Book Reviews by Terry Marshall

The Global eBook Award winner

Hystera by Leora Skolkin-Smith
Fiction Studio Books
Published November 16, 2011
194 pages
ISBN: 978-1936558186

The story in a nutshell – April, 1974: Lilly, a bright college girl (Sara Lawrence) attempts suicide and commits herself to a mental hospital in New York City. She’s driven, we gather, by guilt over her father’s incapacitation, a smothering Jewish mother (actually, Israeli), and a

A Global ebook Award winner

boyfriend who left her because she withdrew sexually from him. Any kind of intimacy terrifies her – not only sexual, but close friendship with other human beings. Here, for instance, we get a glimpse of her pain:

She had a love disease of flammability; love was dangerous. Intimacy made her feel as though her bowels were crying out. Everything inside her was as fragile as the web a spider spins on a tree branch in the midst of a forest fire.

Click here to read the full review

An imaginative tale of Bolivia Plant Teacher by Caroline Alethia
Publication date: 7 January 2012
Published by: CreateSpace
298 pages
ISBN-13: 978-0-9814942-9-6

The story in a nutshell: Three Americans search for their own destinies in La Paz as political clouds gather over Bolivia in late 2007 and early 2008. Martin Banzer, fresh from college, hopes to create literature as he wrestles drug-induced hallucinations, his extended (and meddling) family, and the revelations being unveiled as he reads the diary of his recently deceased father who, in his own youth, migrated from Bolivia to the U.S. Cheryl Lewis, also a recent grad, has signed on with a non-governmental organization (NGO) working with street kids in La Paz. Gus Adams is a late-30s lay missionary working on development projects in the Bolivian countryside.

A Global ebook Award finalist

Plant Teacher follows their lives as they become entangled with each other. And it also weaves in a score of other characters, including a host of Bolivianos -- from street urchins and vendors, a waitress and a cleaning lady, to professionals and retirees and miscellaneous folk who crop up, then disappear into a rich tapestry of Bolivian life. Bolivia is both a backdrop to and yet another character in the story.

Click here to read the full review

Autumn Shadows in August by Robert W. Norris
Lulu Press
Ebook version:
Publication date: February 2006
108 pages
ISBN: 1-4116-7297-6

The story in a nutshell: American expatriate and English teacher David Thompson, now in mid-life, and his Japanese wife, Kaori, fly in to Amsterdam, then travel to Switzerland and on to Florence and Rome in David’s quest to relive his earlier odyssey as a single man in his 20s. Along the way he reflects on his own life and that of Malcolm Lowry, his literary hero, particularly Lowry’s posthumously published book, Dark as the Grave Wherein my Friend Is Laid. Twice on this journey, David meets and chats with Lowry’s living ghost.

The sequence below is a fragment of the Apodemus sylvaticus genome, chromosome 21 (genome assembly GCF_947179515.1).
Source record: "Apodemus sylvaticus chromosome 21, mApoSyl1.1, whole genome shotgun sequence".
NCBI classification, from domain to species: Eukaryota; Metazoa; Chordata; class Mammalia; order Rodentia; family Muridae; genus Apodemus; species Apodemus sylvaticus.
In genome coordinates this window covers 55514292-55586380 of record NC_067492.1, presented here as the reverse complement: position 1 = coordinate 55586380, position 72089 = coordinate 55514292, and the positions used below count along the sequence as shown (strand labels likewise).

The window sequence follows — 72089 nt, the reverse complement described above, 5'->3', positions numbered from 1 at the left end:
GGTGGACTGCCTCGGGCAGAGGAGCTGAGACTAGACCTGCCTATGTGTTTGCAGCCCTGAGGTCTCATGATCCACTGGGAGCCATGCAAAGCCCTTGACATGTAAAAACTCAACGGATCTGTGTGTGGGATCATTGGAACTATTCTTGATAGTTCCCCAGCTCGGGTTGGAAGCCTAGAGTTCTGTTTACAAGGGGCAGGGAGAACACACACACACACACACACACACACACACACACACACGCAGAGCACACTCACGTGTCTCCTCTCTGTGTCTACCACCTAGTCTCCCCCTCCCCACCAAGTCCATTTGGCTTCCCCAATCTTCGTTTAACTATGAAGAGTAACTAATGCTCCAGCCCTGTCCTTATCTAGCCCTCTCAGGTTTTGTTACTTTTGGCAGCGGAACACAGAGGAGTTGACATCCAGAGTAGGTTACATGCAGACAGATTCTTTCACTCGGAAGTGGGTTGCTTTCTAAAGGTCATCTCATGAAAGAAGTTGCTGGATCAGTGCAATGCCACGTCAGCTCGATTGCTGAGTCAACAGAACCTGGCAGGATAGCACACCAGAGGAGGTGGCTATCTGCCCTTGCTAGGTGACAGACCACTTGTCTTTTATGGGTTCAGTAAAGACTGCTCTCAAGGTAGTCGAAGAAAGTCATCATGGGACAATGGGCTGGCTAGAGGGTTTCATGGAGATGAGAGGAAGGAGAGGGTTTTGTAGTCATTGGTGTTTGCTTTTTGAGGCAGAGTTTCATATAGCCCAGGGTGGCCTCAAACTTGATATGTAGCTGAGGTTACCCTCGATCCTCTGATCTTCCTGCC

A Global ebook Award finalist

The author touts his book as “. . . modeled roughly on (Dark as the Grave) . . . and part homage to Lowry and Hermann Hess, part mushroom retrospective, and part middle-aged love story.”

Lowry’s Dark as the Grave is a tough choice as a model: that book is more personal travel journal than novel. For most writers, that genre doesn’t make for an engaging novel – not enough character development, little plot, and in this case, too much ponderous dialogue.

Click here to read the full review

Pearl and Angela by Bernadette Y. Connor
Bee-Con Books at Smashwords
Publication date: July 1, 2006
404 pages
ISBN: 978-0971583856

The story in a nutshell: It’s the late 1940s in an unnamed hamlet somewhere in the American Midwest. In her early 40s, husband long gone, Pearl Little has taken in young Angela Bowman, a girl whose abused life could have been conceived in a Dickens’ novel. Now fast friends, Pearl and Angela battle old demons, new challenges, and Angela’s scheming attempts to take advantage of those around her to gain wealth: the key, she believes, to her freedom.

Pearl and Angela are “colored” – as the black people who make up this novel refer to themselves. Theirs is the simple life – they grow their own food; walk everywhere; spend their lives just living, keeping up the house and garden and doing chores.

Read Terry's full review of Pearl and Angela

The Help: blockbuster as a book and a movie The Help by Kathryn Stockett
Berkley Trade
Mti Rei edition published June 28, 2011
544 pages
ISBN-13: 978-0425245132

Let’s toast The Help and author Kathryn Stockett’s success. OK . . . now let’s drink to Skeeter, Aibileen, Minny, Celia and the whole cast of the movie for bringing Kathryn’s creations visually to life. As a chaser, let’s down a grand old sherry for all these winners, both on the bookshelves and the big screen. To find out why, read the full review.

Now, go on to read our two other reviews on The Help:

Critics be damned: The Help is a great showcase for women

Medgar Evers plays pivotal role in both The Help and Soda Springs

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